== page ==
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Council of Pointe at Bethany Bay Condominiums v. Higgins

Court of Chancery of Delaware

November 26, 2014

The Council of The Pointe at Bethany Bay Condominiums
v.
Higgins

Date Submitted: July 8, 2014

Dear Ms. Higgins, Mr. Higgins, and Mr. Valihura:

This is the unfortunate continuation of a long-running dispute between Plaintiff The Council of The Pointe at Bethany Bay Condominiums (the "Council") and Defendants Michele A. Higgins and Terrence S. Higgins, who own a unit at The Pointe at Bethany Bay Condominiums (the "Condominium"). The question is whether there is mold that needs remediation in the common elements of the Condominium's structure adjacent to Defendants' unit. By its letter opinion of February 28, 2014, [1] the Court concluded that if, through a proper and current study, the Council established that there is mold that requires remediation, the Council would be entitled to summary judgment and access to the Defendants' unit in the course of performing necessary scope of work analysis and remediation.[2]

The Council arranged for yet another study by an independent and competent industrial hygienist who reported:

It is the professional opinion of Sussex Environmental that the recent results and the change in mold spore concentrations from previous results substantiates the conditions in the condo unit and adjacent units is not improving but may be deteriorating. This requires immediate attention to further assess the extent of the microbial growth in the wall cavities along exterior wall and between the units in order to prevent further damage to structural materials and to health of occupants.[3]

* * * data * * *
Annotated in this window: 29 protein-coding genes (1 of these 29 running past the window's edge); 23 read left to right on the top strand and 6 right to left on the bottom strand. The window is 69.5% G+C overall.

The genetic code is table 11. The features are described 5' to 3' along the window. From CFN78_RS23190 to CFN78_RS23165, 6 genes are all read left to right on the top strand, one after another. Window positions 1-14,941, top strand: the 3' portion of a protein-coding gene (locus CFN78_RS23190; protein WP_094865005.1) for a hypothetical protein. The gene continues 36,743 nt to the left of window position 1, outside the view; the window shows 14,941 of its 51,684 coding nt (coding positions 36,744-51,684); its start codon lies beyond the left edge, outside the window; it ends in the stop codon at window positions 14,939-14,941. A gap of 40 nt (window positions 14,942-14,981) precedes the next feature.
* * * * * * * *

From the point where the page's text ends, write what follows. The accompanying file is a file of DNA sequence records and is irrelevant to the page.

Those conclusions were based in part on the evaluation and sampling of the property performed by Sussex Environmental on April 7, 2014.

The Defendants have not identified a viable basis for claiming that mold is not present or that remediation (or at least more detailed study in the areas behind the unit walls) is unnecessary. Instead, they criticize the recent study (and other studies) performed at the Council's behest. Their criticism of Sussex

Environmental's efforts fall short of calling into question its conclusions. More importantly, they offer no reason, not previously presented in substance, for the Court to substitute its judgment for that of the Council or to question the independent and objective study of Sussex Environmental which performed the assessment.

Defendants have failed to identify and present a dispute of fact about the appropriateness of the Council's chosen pathway. Mold is present; remediation work may be necessary, but in order to determine the scope of any work, an inspection behind the walls is unavoidable.

Accordingly, summary judgment in favor of the Council is granted and Defendants must cooperate with the Council in allowing it and its contractors reasonable access to the unit for remediation of the mold in the common areas surrounding their unit and their neighbor's units.[4] The final scope of the remediation work cannot be determined without a further inspection of the otherwise inaccessible common areas between the units, and that access is also confirmed by this decision.[5]

IT IS SO ORDERED.

Very truly yours,

John W. Noble, Vice Chancellor


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